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Superior Court of Delaware, New Castle
January 25, 2023, Submitted; February 16, 2023, Decided
N22C-06-016 AML CCLD, N22C-06-018 AML CCLD, N22C-06-020 AML CCLD
This short letter opinion addresses the following motions: (1) Certain Defendants' Motion to Dismiss or Stay in Viacom v. U.S. Specialty, et al., N22C-06-016 AML CCLD (the "Viacom Coverage Case"); (2) the Unique 2016 Insurers' Motion to Dismiss in the Viacom Coverage Case; and (3) Certain Defendants' Motion to Dismiss or Stay in Redstone v. ACE American Insurance Co., et al., N22C-06-020 AML CCLD (the "Redstone Coverage Case").1 The law in this area is settled, and an extensive analysis of that precedent in the context of the pending motions would not meaningfully add to the law's development. In other words, the motions are straightforward and can be resolved with a concise explanation of the Court's reasoning.
Factual and Procedural Background
Only a brief factual background is warranted. There are three related insurance coverage disputes pending before the Court regarding coverage for two actions pending in the Court of Chancery (collectively, the "Chancery Cases"). The Chancery Cases arise from the 2019 merger between Viacom Inc. and CBS Corporation and [*2] assert Viacom's and CBS's directors, officers, and controlling shareholders breached their fiduciary duties in connection with the merger. Litigation in the Chancery Cases has involved exhaustive pretrial discovery and motion practice, and trial in the first action is scheduled to proceed this summer. The damages sought in the Chancery Cases far exceed the various towers of insurance implicated and at issue in the coverage cases pending before this Court.
In the three related coverage disputes, Viacom, National Amusements, Inc., and Shari Redstone seek insurance coverage for damages they ultimately may be ordered to pay as a result of a settlement or judgment in the Chancery Cases. The Viacom Coverage Case and the Redstone Coverage Case seek coverage under Viacom's tower of directors and officers ("D&O") liability insurance policies.2 Although Viacom's insurers have paid the defense costs incurred by some of their insureds in the Chancery Cases,3 they have denied any coverage obligation for a judgment or settlement. Among the reasons the insurers articulate for denying coverage is: (i) a dispute as to which policy period is implicated by the Chancery Cases; and (ii) whether the so-called [*3] "Bump Up Exclusion" in Viacom's policies bars coverage for any damages that might be awarded in the Chancery Cases. There are other potential disputes between the parties with respect to coverage, including "conduct exclusions" that could be implicated if a judgment is entered, and allocation of coverage in the event there are both covered and uncovered losses. Although the parties mediated the coverage disputes, the insurers steadfastly maintain there is no coverage and therefore have refused to offer any money toward possible settlement of the underlying Chancery Cases.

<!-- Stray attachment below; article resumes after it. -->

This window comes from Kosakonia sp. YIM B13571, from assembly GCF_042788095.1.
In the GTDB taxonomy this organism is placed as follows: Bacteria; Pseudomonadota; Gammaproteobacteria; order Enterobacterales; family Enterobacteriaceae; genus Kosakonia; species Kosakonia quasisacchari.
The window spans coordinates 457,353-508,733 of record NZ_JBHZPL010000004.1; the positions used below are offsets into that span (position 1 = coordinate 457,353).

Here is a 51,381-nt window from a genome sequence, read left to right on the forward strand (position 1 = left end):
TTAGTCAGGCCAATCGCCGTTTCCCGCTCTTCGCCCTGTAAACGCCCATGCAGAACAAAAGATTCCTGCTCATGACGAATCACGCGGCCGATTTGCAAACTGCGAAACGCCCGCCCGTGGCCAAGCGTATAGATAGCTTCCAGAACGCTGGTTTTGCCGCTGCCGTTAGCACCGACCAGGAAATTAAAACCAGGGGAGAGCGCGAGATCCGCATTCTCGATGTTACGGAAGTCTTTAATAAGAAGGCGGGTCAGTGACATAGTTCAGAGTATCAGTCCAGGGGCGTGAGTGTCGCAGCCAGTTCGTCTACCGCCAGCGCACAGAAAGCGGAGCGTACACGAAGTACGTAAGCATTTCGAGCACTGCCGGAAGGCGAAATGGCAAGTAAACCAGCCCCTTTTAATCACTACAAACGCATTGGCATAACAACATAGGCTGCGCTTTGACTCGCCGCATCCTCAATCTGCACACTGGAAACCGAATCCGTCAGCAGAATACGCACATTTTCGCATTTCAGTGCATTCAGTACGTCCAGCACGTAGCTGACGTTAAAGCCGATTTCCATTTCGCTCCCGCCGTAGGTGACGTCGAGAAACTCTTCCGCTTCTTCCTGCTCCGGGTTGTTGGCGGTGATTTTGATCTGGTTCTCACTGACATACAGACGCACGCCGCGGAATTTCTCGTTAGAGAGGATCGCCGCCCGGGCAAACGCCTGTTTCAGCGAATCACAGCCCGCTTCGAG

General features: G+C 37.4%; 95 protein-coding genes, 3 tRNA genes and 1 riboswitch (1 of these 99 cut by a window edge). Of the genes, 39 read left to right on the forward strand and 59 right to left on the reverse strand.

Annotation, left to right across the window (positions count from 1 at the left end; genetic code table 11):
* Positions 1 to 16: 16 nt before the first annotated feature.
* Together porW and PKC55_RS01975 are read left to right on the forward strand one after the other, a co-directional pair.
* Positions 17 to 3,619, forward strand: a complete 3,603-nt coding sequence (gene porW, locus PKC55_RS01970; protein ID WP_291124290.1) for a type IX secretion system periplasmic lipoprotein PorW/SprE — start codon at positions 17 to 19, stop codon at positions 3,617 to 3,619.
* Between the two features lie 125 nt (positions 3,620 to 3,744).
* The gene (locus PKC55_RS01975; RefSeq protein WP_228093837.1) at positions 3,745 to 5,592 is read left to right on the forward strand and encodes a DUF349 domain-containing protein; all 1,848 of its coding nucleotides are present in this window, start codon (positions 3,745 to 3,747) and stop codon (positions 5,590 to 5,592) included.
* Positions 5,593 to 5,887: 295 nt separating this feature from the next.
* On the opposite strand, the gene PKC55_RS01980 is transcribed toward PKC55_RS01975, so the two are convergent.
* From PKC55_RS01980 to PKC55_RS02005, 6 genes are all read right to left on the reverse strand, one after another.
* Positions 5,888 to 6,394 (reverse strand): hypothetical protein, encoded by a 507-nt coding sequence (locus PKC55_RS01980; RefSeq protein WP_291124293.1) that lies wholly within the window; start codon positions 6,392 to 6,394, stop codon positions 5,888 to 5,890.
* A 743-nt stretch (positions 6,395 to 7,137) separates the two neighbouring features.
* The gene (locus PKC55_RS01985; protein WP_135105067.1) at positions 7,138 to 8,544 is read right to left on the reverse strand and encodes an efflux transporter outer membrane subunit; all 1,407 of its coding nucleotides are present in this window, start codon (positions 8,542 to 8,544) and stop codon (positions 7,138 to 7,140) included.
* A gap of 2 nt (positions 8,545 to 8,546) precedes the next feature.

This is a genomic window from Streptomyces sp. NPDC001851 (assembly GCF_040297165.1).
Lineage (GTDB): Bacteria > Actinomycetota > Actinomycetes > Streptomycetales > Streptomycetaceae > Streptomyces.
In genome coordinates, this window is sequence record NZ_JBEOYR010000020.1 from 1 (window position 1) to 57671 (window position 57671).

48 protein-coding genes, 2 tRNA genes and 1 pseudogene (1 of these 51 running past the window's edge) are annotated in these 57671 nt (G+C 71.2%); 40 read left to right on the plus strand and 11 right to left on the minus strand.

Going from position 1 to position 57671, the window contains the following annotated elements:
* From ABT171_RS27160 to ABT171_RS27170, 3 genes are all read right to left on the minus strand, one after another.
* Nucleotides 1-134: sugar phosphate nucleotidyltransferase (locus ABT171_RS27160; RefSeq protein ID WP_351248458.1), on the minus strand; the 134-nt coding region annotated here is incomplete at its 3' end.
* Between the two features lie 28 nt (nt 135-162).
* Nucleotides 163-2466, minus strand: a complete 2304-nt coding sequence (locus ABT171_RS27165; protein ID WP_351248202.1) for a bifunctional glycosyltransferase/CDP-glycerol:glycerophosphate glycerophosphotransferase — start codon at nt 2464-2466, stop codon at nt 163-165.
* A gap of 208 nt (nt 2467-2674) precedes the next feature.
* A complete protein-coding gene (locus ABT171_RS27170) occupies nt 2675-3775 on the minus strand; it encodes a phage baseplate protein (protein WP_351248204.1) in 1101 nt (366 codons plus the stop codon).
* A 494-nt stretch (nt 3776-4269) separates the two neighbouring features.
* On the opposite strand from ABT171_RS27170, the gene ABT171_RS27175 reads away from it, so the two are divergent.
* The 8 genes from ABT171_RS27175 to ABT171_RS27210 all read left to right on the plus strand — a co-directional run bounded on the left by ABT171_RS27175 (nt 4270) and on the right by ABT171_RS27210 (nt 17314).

In June 2022, the plaintiffs filed their complaints asserting declaratory judgment and anticipatory breach of contract claims relating to the insurers' refusal to acknowledge a coverage obligation. The complaints in the Viacom Coverage Case named as defendants the insurers for both Viacom's 2019 insurance tower and its 2016 insurance tower because some of the 2019 insurers have taken the position that the 2016 tower, rather than the 2019 tower, is implicated by the claims in the Chancery Cases. Some [*4] of the defendant insurers answered the complaints, while others (collectively, the "Moving Defendants") moved to dismiss on the basis that the plaintiffs' claims are not ripe and will not be ripe unless and until the Chancery Cases resolve through settlement or by entry of a judgment against the insureds. The Moving Defendants additionally argue the claims are not ripe because the plaintiffs failed to comply with an alternative dispute resolution clause in the insurance policies. Finally, the insurers who issued policies in the 2016 tower, but did not issue policies in the 2019 tower (the "Unique 2016 Insurers") argue the complaint fails to state a claim against them because the plaintiffs only are seeking coverage under the 2019 tower.
Full case includes Shepard's, Headnotes, Legal Analytics from Lex Machina, and more.
2023 Del. Super. LEXIS 77 *
Viacom Inc., n/k/a Paramount Global v. U.S. Specialty Insurance Co., et al.;National Amusements, Inc., et al. v. Endurance American Specialty Insurance Co., et al.;Shari E. Redstone v. ACE American Insurance Co., et al.
Notice: THIS OPINION HAS NOT BEEN RELEASED FOR PUBLICATION. UNTIL RELEASED, IT IS SUBJECT TO REVISION OR WITHDRAWAL.
coverage, insurers, Cases, tower, ripe, mediation, policies, complaints, parties, motion to dismiss, plaintiffs', coverage dispute, implicated, settlement, policy period, declaratory, triggered, disputes
Constitutional Law, The Judiciary, Case or Controversy, Ripeness, Civil Procedure, Justiciability, Ripeness, Rationale for Ripeness, Tests for Ripeness, Declaratory Judgments, State Declaratory Judgments, Grounds for Relief, Scope of Declaratory Judgments